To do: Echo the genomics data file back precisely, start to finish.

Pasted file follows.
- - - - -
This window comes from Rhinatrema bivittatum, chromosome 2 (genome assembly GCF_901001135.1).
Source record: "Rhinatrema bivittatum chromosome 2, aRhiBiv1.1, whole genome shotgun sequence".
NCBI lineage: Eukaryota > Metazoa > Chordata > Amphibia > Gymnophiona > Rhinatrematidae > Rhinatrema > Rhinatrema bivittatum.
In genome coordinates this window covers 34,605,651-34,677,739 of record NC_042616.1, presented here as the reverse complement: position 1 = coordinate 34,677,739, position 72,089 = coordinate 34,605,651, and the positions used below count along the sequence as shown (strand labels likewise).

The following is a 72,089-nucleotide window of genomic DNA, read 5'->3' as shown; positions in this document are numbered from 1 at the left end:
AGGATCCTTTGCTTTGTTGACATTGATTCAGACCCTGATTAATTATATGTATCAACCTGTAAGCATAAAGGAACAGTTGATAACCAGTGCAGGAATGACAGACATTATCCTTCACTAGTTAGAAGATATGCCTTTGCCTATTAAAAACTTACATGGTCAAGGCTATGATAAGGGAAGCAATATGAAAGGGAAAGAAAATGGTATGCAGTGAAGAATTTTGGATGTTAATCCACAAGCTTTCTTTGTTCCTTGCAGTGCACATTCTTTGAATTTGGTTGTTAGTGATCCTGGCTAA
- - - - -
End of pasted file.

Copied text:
This window comes from Rhinatrema bivittatum, chromosome 2 (genome assembly GCF_901001135.1).
Source record: "Rhinatrema bivittatum chromosome 2, aRhiBiv1.1, whole genome shotgun sequence".
NCBI lineage: Eukaryota > Metazoa > Chordata > Amphibia > Gymnophiona > Rhinatrematidae > Rhinatrema > Rhinatrema bivittatum.
In genome coordinates this window covers 34,605,651-34,677,739 of record NC_042616.1, presented here as the reverse complement: position 1 = coordinate 34,677,739, position 72,089 = coordinate 34,605,651, and the positions used below count along the sequence as shown (strand labels likewise).

The following is a 72,089-nucleotide window of genomic DNA, read 5'->3' as shown; positions in this document are numbered from 1 at the left end:
AGGATCCTTTGCTTTGTTGACATTGATTCAGACCCTGATTAATTATATGTATCAACCTGTAAGCATAAAGGAACAGTTGATAACCAGTGCAGGAATGACAGACATTATCCTTCACTAGTTAGAAGATATGCCTTTGCCTATTAAAAACTTACATGGTCAAGGCTATGATAAGGGAAGCAATATGAAAGGGAAAGAAAATGGTATGCAGTGAAGAATTTTGGATGTTAATCCACAAGCTTTCTTTGTTCCTTGCAGTGCACATTCTTTGAATTTGGTTGTTAGTGATCCTGGCTAA